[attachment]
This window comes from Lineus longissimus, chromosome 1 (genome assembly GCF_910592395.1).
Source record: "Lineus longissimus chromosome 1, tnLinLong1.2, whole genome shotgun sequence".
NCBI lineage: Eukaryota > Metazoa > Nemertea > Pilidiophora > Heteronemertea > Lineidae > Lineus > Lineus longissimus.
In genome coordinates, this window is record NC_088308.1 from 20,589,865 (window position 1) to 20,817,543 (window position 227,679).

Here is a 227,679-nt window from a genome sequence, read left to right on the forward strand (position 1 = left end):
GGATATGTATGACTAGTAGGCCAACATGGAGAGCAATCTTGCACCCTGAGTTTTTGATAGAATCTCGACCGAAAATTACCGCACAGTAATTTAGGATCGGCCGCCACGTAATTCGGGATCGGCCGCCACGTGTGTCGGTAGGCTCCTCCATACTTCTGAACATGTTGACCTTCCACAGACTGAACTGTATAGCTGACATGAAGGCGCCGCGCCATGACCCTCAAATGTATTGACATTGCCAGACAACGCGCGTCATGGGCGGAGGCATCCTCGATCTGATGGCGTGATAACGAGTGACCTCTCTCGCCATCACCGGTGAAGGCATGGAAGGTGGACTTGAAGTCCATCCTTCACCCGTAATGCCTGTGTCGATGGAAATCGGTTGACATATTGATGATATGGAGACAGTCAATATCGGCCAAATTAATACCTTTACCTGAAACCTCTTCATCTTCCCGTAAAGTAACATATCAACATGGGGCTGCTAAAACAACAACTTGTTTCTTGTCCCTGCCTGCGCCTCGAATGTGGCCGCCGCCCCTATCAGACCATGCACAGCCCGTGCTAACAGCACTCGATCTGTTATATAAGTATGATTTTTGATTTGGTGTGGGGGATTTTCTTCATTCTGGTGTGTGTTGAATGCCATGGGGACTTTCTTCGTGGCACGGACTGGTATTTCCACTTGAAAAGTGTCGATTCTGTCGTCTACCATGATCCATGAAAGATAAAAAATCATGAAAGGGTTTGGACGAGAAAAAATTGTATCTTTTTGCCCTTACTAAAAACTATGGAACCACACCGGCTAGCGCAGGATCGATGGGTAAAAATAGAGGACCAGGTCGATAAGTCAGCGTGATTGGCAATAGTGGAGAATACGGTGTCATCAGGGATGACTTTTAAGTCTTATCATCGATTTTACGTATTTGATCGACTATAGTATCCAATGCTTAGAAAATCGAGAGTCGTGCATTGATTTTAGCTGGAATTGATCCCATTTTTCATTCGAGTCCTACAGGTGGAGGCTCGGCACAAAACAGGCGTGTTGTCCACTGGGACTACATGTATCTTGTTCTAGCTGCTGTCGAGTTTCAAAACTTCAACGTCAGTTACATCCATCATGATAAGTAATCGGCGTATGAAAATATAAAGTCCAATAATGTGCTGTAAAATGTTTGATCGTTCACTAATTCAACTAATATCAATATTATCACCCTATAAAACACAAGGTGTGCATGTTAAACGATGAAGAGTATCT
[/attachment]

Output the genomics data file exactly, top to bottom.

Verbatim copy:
This window comes from Lineus longissimus, chromosome 1 (genome assembly GCF_910592395.1).
Source record: "Lineus longissimus chromosome 1, tnLinLong1.2, whole genome shotgun sequence".
NCBI lineage: Eukaryota > Metazoa > Nemertea > Pilidiophora > Heteronemertea > Lineidae > Lineus > Lineus longissimus.
In genome coordinates, this window is record NC_088308.1 from 20,589,865 (window position 1) to 20,817,543 (window position 227,679).

Here is a 227,679-nt window from a genome sequence, read left to right on the forward strand (position 1 = left end):
GGATATGTATGACTAGTAGGCCAACATGGAGAGCAATCTTGCACCCTGAGTTTTTGATAGAATCTCGACCGAAAATTACCGCACAGTAATTTAGGATCGGCCGCCACGTAATTCGGGATCGGCCGCCACGTGTGTCGGTAGGCTCCTCCATACTTCTGAACATGTTGACCTTCCACAGACTGAACTGTATAGCTGACATGAAGGCGCCGCGCCATGACCCTCAAATGTATTGACATTGCCAGACAACGCGCGTCATGGGCGGAGGCATCCTCGATCTGATGGCGTGATAACGAGTGACCTCTCTCGCCATCACCGGTGAAGGCATGGAAGGTGGACTTGAAGTCCATCCTTCACCCGTAATGCCTGTGTCGATGGAAATCGGTTGACATATTGATGATATGGAGACAGTCAATATCGGCCAAATTAATACCTTTACCTGAAACCTCTTCATCTTCCCGTAAAGTAACATATCAACATGGGGCTGCTAAAACAACAACTTGTTTCTTGTCCCTGCCTGCGCCTCGAATGTGGCCGCCGCCCCTATCAGACCATGCACAGCCCGTGCTAACAGCACTCGATCTGTTATATAAGTATGATTTTTGATTTGGTGTGGGGGATTTTCTTCATTCTGGTGTGTGTTGAATGCCATGGGGACTTTCTTCGTGGCACGGACTGGTATTTCCACTTGAAAAGTGTCGATTCTGTCGTCTACCATGATCCATGAAAGATAAAAAATCATGAAAGGGTTTGGACGAGAAAAAATTGTATCTTTTTGCCCTTACTAAAAACTATGGAACCACACCGGCTAGCGCAGGATCGATGGGTAAAAATAGAGGACCAGGTCGATAAGTCAGCGTGATTGGCAATAGTGGAGAATACGGTGTCATCAGGGATGACTTTTAAGTCTTATCATCGATTTTACGTATTTGATCGACTATAGTATCCAATGCTTAGAAAATCGAGAGTCGTGCATTGATTTTAGCTGGAATTGATCCCATTTTTCATTCGAGTCCTACAGGTGGAGGCTCGGCACAAAACAGGCGTGTTGTCCACTGGGACTACATGTATCTTGTTCTAGCTGCTGTCGAGTTTCAAAACTTCAACGTCAGTTACATCCATCATGATAAGTAATCGGCGTATGAAAATATAAAGTCCAATAATGTGCTGTAAAATGTTTGATCGTTCACTAATTCAACTAATATCAATATTATCACCCTATAAAACACAAGGTGTGCATGTTAAACGATGAAGAGTATCT